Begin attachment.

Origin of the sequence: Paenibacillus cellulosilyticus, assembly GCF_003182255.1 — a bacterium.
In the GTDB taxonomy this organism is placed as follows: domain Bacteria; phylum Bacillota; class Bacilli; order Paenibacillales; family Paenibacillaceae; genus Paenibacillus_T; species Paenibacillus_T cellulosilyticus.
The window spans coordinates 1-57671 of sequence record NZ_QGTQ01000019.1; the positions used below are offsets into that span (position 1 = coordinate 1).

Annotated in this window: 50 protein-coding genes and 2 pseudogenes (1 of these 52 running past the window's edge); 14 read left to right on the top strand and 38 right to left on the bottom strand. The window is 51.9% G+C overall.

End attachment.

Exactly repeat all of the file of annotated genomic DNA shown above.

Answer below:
Origin of the sequence: Paenibacillus cellulosilyticus, assembly GCF_003182255.1 — a bacterium.
In the GTDB taxonomy this organism is placed as follows: domain Bacteria; phylum Bacillota; class Bacilli; order Paenibacillales; family Paenibacillaceae; genus Paenibacillus_T; species Paenibacillus_T cellulosilyticus.
The window spans coordinates 1-57671 of sequence record NZ_QGTQ01000019.1; the positions used below are offsets into that span (position 1 = coordinate 1).

Annotated in this window: 50 protein-coding genes and 2 pseudogenes (1 of these 52 running past the window's edge); 14 read left to right on the top strand and 38 right to left on the bottom strand. The window is 51.9% G+C overall.